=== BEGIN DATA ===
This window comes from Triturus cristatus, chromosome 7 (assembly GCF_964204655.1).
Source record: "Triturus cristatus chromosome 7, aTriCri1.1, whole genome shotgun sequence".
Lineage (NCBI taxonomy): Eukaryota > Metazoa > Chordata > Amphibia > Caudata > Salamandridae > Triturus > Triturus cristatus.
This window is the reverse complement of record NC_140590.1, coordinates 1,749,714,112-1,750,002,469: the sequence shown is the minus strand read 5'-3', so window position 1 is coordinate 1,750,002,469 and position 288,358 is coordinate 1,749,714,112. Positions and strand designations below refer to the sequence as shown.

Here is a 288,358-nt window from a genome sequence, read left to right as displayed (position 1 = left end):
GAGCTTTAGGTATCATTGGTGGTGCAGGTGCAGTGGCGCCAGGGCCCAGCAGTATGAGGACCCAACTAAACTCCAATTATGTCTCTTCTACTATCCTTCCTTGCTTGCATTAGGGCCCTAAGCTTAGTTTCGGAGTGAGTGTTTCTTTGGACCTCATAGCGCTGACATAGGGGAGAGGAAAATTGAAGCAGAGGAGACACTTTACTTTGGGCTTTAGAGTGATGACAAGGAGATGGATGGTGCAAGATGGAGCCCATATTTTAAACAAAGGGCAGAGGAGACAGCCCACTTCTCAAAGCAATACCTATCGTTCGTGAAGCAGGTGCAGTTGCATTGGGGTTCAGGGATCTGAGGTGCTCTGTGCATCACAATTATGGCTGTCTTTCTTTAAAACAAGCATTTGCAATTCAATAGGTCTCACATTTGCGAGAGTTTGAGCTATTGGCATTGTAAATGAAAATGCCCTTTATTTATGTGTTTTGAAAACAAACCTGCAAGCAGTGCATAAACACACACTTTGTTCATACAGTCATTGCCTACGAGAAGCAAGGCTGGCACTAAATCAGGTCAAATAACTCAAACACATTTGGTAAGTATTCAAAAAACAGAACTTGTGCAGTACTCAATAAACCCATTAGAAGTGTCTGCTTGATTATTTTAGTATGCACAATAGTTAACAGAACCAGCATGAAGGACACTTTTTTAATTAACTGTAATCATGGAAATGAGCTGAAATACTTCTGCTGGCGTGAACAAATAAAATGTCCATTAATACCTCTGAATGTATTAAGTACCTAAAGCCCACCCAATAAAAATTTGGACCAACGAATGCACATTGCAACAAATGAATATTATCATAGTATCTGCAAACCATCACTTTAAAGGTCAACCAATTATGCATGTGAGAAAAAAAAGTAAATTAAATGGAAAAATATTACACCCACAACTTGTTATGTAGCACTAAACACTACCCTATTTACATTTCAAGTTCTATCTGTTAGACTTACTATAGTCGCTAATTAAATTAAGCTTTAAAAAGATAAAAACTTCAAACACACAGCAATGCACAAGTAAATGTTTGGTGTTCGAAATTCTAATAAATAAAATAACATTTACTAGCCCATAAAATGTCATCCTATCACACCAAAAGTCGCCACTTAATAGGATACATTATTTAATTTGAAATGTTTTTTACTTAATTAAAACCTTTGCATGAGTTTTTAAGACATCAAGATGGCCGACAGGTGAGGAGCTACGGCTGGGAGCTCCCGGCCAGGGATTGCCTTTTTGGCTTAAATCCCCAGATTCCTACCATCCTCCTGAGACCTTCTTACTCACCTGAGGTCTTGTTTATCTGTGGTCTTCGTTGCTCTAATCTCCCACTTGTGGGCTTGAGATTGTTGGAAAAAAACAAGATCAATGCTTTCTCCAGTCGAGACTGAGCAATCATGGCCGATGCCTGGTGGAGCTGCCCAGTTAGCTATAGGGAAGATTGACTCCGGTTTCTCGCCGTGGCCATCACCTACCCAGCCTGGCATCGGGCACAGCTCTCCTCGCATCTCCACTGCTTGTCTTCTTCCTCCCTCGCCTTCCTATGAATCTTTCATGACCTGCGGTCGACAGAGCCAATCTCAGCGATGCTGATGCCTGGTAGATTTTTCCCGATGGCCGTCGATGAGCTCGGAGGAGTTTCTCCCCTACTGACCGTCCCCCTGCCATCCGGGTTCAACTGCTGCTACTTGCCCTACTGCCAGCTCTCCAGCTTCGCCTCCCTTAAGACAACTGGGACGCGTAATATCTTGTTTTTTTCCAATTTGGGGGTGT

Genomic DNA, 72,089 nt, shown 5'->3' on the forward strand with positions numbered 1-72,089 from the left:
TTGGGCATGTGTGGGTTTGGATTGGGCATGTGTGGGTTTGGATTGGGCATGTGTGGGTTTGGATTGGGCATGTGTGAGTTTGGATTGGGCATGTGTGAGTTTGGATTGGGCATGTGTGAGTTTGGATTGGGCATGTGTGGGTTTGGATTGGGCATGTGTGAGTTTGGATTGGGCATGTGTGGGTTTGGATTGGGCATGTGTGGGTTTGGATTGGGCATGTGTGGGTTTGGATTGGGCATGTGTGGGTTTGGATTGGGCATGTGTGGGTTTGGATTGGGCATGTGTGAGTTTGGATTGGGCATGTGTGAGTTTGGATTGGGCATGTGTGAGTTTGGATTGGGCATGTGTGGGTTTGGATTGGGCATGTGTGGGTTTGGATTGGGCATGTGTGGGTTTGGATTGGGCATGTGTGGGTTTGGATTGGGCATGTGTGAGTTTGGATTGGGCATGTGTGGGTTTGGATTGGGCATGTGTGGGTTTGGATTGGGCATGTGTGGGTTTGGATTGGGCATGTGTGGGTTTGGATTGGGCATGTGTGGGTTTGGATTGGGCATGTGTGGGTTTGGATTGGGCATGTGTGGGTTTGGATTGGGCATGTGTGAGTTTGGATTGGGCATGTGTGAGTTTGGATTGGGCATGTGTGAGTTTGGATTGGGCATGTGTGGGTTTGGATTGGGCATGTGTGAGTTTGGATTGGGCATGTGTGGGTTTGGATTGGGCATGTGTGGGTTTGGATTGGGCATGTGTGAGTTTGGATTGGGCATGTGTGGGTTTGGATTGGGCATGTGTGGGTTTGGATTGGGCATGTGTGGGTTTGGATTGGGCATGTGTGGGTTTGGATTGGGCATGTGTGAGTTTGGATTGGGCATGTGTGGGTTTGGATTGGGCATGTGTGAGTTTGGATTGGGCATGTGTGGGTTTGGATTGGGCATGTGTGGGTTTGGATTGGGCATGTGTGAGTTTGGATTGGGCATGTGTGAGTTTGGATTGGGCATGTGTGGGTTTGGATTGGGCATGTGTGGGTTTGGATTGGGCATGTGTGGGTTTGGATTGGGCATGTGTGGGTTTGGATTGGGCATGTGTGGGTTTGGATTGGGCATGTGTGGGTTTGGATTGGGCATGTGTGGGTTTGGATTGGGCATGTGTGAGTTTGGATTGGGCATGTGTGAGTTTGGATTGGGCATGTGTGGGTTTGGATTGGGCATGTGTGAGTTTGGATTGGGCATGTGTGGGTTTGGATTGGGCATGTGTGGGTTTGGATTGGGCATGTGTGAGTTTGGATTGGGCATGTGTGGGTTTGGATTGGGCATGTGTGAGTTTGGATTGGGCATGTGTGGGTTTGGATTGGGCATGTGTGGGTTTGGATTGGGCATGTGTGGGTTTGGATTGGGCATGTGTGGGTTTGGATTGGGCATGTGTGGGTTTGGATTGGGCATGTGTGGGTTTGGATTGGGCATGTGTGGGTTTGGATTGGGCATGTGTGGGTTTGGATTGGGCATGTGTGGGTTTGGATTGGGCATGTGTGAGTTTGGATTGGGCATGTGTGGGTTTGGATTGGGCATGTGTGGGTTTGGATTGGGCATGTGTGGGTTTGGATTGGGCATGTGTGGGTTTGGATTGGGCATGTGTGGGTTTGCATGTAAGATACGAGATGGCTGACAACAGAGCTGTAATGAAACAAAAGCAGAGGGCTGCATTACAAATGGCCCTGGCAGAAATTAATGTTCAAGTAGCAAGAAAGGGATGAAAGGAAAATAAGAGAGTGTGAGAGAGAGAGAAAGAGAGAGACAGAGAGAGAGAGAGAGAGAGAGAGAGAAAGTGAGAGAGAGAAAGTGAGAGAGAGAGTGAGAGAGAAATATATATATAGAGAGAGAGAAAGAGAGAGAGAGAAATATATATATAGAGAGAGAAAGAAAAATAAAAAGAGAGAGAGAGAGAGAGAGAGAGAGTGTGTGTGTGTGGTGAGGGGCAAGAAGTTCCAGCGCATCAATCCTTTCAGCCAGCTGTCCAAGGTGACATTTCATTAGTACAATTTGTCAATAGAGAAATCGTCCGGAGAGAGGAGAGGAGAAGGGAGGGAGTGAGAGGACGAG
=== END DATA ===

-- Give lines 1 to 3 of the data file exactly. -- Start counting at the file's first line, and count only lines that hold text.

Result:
This window comes from Triturus cristatus, chromosome 7 (assembly GCF_964204655.1).
Source record: "Triturus cristatus chromosome 7, aTriCri1.1, whole genome shotgun sequence".
Lineage (NCBI taxonomy): Eukaryota > Metazoa > Chordata > Amphibia > Caudata > Salamandridae > Triturus > Triturus cristatus.